The advertising industry is being battered by the perfect storm.
Not only is the relationship between clients and agencies at a low level of trust and confidence, and not only are digital-media buys (where marketers are putting an increasing share of their budgets) fraught with phony clicks and ad blocking, but now consumer buying behavior is changing dramatically and marketers aren't even sure who their best customers are anymore.
And yet, as our editor, Ken Wheaton, pointed out to me, participants at Advertising Week were full steam ahead.
Their answer to ad blocking: Just make better ads. Their answer to ad fraud: more transparency.
As Ken said, "They're also hoping technology will help them catch the bad actors, but some of the stuff coming out of the fraud session basically boiled down to, 'Yeah, there's a problem, but we'll fix it eventually and we just need more transparency.'" Ken added that if he never hears the t-word again, it will be too soon.
The marketing world has always considered itself above the fray, above the grubby business of actually selling something to somebody. At an Association of National Advertisers conference several years ago Unilever's chief marketing and communications officer, Keith Weed, unabashedly declared: "We have to stop looking at consumers as armpits that need deodorizing!"
So it's only natural that marketers would figure that all sides of the digital fraud game would play nice and work collectively to solve the problem. But surely even they wouldn't think the fraudsters would cooperate. As Willy Sutton famously said, he robbed banks "because that's where the money is." The bad guys produce phony clicks on nonexistent websites because it's easy pickings.
When the ANA's Bob Liodice first told his board about the scope of the digital fraud problem, "there was a little bit of denial that this was going on," he said last year. "But more importantly, there was, I'd say, less of an urgency to move this forward."
So the industry has gone from initial denial to grudging acceptance to believing (at least publicly) all that's needed is a little more openness by all the players.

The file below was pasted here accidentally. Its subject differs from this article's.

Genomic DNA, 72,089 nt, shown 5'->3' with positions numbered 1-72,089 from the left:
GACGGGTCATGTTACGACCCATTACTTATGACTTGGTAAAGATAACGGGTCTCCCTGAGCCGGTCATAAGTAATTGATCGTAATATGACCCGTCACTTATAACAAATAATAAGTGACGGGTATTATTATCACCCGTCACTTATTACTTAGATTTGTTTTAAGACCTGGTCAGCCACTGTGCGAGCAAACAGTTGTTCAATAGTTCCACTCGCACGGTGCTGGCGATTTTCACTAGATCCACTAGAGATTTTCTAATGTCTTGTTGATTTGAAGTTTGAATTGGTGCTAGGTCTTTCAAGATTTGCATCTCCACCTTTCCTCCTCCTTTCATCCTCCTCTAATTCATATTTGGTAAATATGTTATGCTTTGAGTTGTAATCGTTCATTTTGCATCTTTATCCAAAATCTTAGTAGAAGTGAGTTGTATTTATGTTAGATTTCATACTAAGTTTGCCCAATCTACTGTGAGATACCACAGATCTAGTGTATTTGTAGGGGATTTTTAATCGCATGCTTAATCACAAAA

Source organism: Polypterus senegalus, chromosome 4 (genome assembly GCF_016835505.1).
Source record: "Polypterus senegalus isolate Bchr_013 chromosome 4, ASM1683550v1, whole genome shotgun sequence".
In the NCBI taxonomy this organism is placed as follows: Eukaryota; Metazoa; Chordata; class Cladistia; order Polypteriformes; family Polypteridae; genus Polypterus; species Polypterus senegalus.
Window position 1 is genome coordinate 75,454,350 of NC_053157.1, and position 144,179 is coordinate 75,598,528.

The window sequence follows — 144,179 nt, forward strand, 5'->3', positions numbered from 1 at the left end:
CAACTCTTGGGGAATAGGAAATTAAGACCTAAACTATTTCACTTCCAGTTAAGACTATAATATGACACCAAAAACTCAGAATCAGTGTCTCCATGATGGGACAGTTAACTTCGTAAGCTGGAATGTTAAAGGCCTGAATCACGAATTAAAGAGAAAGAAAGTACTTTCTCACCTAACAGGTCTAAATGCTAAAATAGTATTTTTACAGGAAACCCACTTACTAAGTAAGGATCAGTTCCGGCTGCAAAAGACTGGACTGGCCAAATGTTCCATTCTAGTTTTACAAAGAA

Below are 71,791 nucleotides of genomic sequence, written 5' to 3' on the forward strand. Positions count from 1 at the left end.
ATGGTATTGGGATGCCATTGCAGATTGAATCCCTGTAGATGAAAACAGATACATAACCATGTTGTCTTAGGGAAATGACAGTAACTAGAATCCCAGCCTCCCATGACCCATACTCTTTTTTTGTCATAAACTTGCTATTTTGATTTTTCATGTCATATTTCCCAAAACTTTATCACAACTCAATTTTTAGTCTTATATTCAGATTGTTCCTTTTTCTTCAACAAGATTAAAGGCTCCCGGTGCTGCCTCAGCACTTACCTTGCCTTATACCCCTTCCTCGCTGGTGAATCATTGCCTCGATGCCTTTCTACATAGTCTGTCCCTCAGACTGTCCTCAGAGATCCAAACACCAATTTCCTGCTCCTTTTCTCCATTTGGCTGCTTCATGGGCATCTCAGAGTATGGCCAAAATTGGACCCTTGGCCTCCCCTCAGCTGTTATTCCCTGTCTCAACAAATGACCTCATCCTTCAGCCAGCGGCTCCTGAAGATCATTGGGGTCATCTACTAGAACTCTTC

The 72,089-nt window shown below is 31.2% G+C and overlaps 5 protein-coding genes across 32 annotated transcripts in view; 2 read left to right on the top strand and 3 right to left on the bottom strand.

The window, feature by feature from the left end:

Fat chance, and not only because the bad guys will obviously refuse to cooperate. The good guys won't either! Listen to what Jim Kiszka, Kellogg's senior manager for digital strategy, told Bloomberg Businessweek. When his company tried to get a breakdown of costs from the various ad agencies and data companies it hired, they all refused: "It wasn't a smoking gun. It was more like a detective story where you had to piece together the evidence. And it was clear with that little transparency there was bound to be problems."
The other common theme at Advertising Week was that if only advertisers and their agencies would create better ads, consumers wouldn't be so inclined to block them.
But what makes anybody think that the ad world will suddenly start producing great ads that consumers can't wait to see? A handful of advertisers might rise to the occasion, so why should consumers take a chance?
As one reader wrote to Ad Age: "The consumer has been blocking out messages long before there were ad blockers. ... The answer: War lost."
I think the war has been lost for several reasons, not least the deteriorating relationship between client and agency. In his new book, "Madison Avenue Manslaughter," consultant Michael Farmer cites the unleashing of procurement departments and the emphasis on shareholder value as forces that are pushing hard on agency profit margins—and diminishing the role of marketing.
And now, compounding the problem, agencies have been accused of accepting rebates and kickbacks. What's really at stake here is the continuing battle of the fees that clients pay agencies. Some marketers don't care how much revenue agencies get from other sources as long as clients can keep agency fees low.
All of the above can be regarded as rearguard action compared to the really big problem: Advertising doesn't seem to be working as effectively as it once did.
At a time when consumers are shopping less often and changing long-held brand preferences when they do shop, marketers are no longer getting the expected results from their advertising and promotion. Old-fashioned brand building is becoming a relic of a bygone era.
At our CMO Strategy Summit last year, Deanie Elsner, a former exec at Kraft Foods now at Kellogg, said, "What's happening today is a transformational shift in the landscape, and it's unprecedented."
And the numbers back up her statement. The top 100 packaged-goods brands saw sales and market share slip significantly in the past year, according to a report from Catalina. The problem isn't limited to any one category. Overall, 62 of the top 100 brands had declining sales—often to smaller players with niche products.
So the ad industry's perfect storm continues to rage, and there are few signs on the horizon that the waters will calm anytime soon.